11. Why do I love doge so much?
  12. Gretchen Marquette wears really tall shoes.
  13. Turns out the second best thing that can happen to you is heartbreak.
  14. What we need to do is give up more.
  15. Wouldn't a skinny person be fine on just a granola bar for dinner? Are skinny people hungry all the time?
  16. Fuck me like fried potatoes.
  17. I hope I can find that poem online later, even though it was definitely short enough to memorize.
  18. Found it.
  19. This woman's using poetry voice, noooooooooo!
  20. Oh, the poem was funny. That's okay then.
  21. All resolutions are the same.
  22. Whatever you're doing right now is it.
  23. Venus DeMars' coffin purse is pretty on point.
  24. Don't be humble.
    Fuck yeah.
  25. Hey look, I didn't get my period. 

Let's just call it "smell ya later"

Well, it’s been a good run, dudes. As of January 2014, I am officially retiring from my beloved position as editorial director of Paper Darts.

I’ve been trying to write this blog for awhile now, and the words just aren’t coming easy so I’m going to keep it super brief.

The past three and a half years with Paper Darts have taught me more about publishing, myself, and the capacity for literary love in the Twin Cities than any paying job I could have possibly gotten right out of college. I’ve had the opportunity to work with some of the best and coolest authors in the world, and have seen more of my dreams come to life than feels fair. These have pretty much been some of the best years of my personal and professional life. But, ain’t nothing gonna last forever, baby, and a new year seems like as good a time as any to start a new chapter.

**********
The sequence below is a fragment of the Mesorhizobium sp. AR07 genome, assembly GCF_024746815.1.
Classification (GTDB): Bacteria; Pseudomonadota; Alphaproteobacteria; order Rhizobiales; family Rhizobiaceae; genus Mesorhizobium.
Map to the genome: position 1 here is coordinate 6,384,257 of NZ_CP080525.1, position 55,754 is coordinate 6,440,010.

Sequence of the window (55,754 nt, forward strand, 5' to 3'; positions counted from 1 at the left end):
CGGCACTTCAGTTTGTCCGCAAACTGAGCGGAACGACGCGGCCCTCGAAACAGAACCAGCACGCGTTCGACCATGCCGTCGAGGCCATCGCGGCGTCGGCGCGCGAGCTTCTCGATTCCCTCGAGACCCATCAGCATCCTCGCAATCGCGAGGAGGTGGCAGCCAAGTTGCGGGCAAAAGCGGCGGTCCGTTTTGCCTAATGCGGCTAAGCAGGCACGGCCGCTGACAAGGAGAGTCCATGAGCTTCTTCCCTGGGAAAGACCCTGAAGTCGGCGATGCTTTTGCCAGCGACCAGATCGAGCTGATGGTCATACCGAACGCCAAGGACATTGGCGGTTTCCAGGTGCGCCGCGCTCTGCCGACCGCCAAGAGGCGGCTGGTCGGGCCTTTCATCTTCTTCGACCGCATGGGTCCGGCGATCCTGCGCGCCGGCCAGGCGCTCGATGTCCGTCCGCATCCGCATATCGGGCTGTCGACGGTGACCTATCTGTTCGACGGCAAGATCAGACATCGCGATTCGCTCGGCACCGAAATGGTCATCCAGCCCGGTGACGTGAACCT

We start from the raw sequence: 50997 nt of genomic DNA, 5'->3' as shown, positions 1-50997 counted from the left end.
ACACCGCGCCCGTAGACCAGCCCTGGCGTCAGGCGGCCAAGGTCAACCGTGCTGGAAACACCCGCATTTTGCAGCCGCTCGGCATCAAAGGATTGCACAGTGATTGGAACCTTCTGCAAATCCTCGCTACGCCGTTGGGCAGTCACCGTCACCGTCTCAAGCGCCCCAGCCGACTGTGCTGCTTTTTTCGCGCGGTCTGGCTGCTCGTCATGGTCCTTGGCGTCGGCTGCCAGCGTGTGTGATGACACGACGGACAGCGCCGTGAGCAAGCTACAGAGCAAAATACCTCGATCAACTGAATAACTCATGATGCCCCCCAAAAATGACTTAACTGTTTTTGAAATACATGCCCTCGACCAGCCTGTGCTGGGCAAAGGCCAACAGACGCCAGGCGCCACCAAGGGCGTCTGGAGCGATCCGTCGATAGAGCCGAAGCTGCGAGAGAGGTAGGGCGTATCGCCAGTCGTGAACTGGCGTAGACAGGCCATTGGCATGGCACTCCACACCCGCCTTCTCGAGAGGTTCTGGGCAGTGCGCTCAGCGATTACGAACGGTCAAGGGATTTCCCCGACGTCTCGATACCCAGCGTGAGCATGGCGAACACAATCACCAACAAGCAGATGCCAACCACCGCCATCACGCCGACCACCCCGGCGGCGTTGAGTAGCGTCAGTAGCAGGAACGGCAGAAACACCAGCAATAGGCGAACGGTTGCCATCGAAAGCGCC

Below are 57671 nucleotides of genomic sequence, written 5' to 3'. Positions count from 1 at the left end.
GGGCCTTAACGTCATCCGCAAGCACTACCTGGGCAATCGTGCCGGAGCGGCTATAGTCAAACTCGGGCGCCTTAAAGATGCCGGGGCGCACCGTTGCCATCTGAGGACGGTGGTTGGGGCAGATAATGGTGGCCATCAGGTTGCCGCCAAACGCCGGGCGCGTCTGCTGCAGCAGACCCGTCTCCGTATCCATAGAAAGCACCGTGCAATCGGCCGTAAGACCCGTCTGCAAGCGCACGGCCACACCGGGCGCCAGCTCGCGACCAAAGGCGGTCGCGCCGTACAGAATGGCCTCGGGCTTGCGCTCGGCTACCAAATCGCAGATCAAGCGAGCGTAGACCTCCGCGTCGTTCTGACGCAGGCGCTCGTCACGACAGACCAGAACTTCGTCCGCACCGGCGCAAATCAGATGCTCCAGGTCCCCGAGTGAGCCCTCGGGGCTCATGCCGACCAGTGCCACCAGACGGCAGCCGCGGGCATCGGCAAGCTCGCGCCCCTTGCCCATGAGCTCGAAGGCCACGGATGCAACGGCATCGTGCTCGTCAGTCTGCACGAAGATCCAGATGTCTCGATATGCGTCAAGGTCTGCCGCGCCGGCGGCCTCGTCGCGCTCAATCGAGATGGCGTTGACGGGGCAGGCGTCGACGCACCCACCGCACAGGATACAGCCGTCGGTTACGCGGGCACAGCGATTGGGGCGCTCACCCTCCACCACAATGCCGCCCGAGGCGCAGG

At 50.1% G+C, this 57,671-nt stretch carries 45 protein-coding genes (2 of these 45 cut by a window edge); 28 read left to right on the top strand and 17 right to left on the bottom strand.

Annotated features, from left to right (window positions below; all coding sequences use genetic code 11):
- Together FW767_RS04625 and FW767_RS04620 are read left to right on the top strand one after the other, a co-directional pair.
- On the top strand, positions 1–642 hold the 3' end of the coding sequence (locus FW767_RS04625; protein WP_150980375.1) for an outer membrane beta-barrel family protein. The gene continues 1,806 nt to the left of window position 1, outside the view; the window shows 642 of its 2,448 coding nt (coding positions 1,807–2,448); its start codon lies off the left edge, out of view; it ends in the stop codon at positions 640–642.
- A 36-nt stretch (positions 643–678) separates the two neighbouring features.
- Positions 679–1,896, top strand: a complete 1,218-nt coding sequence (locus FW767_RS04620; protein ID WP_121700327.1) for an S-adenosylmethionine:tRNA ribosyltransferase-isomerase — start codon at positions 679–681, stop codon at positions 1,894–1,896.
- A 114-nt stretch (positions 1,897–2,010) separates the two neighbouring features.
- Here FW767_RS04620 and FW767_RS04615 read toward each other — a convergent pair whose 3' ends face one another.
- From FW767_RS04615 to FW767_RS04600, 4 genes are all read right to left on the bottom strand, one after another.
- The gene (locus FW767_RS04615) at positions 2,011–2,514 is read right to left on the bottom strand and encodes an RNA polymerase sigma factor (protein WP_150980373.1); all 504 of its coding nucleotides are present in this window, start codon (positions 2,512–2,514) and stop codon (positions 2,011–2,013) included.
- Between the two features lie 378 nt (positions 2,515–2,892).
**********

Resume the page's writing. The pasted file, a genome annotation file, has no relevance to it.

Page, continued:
I’m leaving Paper Darts in the good hands of those who know it best and a hearty crop of new staff members who have brilliant, world-changing ideas. PD is going to continue to do fantastic things for the local literary community and beyond and while I won’t be there, I’ll still totally be there, you know?

Thanks to the Ladies of Paper Darts, to the local literary community, and to everyone I ever called in a favor to while working as editorial director—I totally owe you.